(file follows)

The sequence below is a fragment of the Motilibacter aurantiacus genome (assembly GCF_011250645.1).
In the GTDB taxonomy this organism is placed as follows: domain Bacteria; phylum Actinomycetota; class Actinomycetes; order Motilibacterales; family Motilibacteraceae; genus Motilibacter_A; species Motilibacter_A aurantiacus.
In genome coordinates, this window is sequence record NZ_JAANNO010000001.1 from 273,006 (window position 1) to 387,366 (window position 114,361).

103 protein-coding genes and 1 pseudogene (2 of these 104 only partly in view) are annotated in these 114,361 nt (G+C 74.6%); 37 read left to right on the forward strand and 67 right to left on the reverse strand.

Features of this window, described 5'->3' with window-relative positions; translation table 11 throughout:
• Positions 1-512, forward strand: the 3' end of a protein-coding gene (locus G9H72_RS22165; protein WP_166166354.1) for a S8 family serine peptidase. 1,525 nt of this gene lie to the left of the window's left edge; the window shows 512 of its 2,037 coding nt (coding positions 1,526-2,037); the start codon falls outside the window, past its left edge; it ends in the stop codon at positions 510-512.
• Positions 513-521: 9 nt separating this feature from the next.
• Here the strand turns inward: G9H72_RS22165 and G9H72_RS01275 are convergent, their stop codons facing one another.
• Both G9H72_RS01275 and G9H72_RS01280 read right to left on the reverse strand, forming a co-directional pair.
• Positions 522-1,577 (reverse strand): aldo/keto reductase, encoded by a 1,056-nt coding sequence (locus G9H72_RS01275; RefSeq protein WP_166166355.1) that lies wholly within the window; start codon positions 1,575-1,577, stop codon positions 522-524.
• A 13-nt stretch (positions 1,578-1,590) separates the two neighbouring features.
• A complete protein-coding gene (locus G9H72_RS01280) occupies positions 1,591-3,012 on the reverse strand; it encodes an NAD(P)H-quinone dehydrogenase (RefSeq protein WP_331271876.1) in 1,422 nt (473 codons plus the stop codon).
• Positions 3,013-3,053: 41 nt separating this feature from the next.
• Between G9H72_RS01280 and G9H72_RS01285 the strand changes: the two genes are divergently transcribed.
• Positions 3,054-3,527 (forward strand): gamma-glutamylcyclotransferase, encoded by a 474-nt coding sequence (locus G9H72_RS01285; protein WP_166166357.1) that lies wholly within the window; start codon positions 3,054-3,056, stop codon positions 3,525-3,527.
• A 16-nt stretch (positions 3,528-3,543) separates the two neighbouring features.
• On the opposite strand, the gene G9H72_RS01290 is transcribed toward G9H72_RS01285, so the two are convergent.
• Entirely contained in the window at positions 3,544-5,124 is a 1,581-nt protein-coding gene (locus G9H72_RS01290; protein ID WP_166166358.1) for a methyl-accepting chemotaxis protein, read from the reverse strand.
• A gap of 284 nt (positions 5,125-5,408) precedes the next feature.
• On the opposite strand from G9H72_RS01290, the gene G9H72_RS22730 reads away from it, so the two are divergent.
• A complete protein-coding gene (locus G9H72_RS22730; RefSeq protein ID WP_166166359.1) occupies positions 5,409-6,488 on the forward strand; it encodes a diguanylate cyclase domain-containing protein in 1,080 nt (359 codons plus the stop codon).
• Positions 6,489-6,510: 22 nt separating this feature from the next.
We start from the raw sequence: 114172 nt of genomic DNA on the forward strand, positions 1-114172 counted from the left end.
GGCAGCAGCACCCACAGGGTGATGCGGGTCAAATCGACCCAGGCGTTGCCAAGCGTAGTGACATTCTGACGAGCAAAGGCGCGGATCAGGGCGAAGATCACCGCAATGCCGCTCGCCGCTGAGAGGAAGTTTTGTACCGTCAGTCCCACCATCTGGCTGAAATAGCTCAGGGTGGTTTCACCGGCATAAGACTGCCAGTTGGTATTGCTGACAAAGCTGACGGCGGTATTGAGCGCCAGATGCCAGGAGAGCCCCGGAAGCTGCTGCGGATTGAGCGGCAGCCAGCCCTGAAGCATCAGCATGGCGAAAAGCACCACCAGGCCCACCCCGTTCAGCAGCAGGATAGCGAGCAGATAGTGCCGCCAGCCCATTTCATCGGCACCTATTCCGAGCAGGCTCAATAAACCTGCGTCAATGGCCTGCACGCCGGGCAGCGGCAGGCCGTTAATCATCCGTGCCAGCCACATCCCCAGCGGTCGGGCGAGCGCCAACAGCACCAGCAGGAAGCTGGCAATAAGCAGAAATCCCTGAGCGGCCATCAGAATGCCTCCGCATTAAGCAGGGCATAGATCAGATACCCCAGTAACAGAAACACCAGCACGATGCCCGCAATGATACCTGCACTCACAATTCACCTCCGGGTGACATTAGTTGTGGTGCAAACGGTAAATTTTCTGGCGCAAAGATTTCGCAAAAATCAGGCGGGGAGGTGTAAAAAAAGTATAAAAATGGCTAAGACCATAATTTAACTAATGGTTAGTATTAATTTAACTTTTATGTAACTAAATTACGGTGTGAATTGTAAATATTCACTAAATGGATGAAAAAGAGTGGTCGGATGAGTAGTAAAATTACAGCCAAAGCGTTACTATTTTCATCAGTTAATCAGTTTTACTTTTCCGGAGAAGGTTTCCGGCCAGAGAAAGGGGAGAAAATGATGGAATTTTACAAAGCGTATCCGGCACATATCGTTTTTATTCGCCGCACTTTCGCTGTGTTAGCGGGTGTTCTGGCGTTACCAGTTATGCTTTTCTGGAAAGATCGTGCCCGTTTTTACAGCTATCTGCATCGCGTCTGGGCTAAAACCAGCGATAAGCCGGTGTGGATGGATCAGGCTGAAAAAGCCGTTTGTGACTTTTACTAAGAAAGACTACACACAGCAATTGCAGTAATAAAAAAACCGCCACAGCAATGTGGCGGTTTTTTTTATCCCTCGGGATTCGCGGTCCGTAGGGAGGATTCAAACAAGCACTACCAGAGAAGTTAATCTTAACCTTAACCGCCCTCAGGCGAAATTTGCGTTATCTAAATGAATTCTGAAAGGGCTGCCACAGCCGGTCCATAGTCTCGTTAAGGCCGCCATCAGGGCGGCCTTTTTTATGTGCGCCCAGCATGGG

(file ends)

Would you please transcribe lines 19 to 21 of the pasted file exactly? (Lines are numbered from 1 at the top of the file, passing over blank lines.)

• A gap of 284 nt (positions 5,125-5,408) precedes the next feature.
• On the opposite strand from G9H72_RS01290, the gene G9H72_RS22730 reads away from it, so the two are divergent.
• A complete protein-coding gene (locus G9H72_RS22730; RefSeq protein ID WP_166166359.1) occupies positions 5,409-6,488 on the forward strand; it encodes a diguanylate cyclase domain-containing protein in 1,080 nt (359 codons plus the stop codon).